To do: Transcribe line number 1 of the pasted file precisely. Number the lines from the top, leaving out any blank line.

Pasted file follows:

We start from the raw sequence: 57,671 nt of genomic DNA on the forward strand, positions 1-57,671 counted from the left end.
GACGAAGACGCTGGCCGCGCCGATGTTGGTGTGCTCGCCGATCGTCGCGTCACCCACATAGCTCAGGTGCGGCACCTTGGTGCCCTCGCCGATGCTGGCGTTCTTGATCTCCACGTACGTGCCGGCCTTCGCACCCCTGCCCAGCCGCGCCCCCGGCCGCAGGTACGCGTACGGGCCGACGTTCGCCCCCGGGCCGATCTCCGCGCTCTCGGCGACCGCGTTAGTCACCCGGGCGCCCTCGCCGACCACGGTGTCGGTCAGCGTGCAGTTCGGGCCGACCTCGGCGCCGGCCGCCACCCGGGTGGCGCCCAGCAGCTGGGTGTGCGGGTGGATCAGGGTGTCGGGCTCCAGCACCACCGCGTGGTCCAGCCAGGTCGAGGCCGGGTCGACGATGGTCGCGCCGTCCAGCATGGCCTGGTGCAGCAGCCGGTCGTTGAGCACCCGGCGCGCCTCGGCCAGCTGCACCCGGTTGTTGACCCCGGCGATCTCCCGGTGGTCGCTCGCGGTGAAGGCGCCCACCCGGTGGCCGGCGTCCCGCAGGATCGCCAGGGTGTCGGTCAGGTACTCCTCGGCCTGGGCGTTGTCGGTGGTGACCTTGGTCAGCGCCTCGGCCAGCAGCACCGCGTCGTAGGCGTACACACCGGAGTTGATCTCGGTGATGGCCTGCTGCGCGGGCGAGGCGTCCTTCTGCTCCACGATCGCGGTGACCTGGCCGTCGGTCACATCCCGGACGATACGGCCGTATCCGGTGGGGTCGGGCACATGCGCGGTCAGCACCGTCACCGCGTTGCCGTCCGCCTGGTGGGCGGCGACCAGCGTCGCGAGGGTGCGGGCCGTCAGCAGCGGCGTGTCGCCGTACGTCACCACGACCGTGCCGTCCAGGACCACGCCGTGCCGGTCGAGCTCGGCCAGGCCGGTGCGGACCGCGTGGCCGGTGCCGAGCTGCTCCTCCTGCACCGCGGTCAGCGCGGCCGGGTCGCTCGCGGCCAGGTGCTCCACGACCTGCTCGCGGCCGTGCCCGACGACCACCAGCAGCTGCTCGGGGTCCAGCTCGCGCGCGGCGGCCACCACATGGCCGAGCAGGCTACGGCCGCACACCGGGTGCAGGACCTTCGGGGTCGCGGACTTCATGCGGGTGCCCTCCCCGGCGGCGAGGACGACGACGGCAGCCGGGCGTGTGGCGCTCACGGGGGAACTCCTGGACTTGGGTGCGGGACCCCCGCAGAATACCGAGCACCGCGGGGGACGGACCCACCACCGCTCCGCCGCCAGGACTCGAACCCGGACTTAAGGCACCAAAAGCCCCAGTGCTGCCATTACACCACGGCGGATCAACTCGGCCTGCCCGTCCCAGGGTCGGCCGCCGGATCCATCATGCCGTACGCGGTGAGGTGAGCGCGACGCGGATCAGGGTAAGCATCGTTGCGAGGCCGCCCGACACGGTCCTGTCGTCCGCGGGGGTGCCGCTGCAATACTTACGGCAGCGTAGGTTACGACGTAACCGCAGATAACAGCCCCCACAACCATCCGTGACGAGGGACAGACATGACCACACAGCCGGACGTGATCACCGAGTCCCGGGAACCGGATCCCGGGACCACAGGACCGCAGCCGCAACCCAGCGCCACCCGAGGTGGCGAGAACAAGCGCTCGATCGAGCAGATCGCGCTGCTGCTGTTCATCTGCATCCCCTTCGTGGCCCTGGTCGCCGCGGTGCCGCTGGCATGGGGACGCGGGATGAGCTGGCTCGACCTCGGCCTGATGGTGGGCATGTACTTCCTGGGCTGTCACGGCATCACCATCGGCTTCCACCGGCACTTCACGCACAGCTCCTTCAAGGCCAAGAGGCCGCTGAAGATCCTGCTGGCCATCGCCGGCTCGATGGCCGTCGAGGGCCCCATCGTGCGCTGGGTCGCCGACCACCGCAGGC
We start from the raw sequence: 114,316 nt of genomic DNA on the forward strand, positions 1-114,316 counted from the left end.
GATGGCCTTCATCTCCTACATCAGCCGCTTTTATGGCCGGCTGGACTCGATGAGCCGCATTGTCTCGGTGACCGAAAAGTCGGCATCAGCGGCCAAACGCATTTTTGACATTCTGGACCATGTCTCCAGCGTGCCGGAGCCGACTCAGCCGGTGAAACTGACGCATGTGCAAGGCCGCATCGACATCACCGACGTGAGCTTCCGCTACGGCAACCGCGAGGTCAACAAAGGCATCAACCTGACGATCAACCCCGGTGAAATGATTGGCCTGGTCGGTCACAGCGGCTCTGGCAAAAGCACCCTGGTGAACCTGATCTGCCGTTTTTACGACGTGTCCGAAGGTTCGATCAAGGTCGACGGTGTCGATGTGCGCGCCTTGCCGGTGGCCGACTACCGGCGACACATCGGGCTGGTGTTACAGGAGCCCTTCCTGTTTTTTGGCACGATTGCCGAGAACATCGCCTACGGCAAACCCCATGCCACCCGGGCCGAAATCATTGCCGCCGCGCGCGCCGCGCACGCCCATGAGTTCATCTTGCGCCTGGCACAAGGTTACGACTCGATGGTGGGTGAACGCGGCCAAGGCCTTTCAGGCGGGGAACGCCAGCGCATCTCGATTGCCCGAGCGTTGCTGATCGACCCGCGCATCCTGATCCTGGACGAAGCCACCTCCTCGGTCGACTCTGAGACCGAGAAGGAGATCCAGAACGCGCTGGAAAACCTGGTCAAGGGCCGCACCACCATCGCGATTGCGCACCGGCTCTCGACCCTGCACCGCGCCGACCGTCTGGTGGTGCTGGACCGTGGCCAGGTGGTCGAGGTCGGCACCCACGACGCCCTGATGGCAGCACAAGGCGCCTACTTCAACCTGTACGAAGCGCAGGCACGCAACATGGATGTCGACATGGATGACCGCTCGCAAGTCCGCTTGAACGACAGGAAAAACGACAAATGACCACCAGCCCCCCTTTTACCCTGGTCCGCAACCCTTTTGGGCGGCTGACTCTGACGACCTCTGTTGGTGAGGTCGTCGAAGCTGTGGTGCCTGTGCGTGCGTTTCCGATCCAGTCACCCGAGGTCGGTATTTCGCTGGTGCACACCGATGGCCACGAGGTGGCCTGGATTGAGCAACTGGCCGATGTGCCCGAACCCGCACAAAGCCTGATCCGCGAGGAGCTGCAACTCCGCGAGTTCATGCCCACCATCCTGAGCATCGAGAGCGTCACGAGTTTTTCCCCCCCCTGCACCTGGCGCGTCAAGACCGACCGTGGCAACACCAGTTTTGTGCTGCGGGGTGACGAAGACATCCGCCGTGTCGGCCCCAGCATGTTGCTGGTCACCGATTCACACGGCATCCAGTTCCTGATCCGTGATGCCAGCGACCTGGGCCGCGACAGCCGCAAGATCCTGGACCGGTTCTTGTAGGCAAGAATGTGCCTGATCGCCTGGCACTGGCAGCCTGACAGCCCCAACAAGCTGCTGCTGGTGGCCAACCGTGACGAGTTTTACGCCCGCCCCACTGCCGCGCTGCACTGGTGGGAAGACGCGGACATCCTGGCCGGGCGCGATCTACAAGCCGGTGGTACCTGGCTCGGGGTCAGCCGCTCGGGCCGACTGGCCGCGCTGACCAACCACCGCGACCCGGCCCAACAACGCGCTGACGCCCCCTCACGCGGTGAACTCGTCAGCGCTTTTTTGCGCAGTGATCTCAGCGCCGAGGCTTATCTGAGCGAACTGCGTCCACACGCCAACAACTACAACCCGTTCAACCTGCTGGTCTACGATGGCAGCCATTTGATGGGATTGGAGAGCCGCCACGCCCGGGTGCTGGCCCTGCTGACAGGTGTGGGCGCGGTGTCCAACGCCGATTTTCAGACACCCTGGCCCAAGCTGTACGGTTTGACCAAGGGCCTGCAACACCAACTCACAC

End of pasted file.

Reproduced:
We start from the raw sequence: 57,671 nt of genomic DNA on the forward strand, positions 1-57,671 counted from the left end.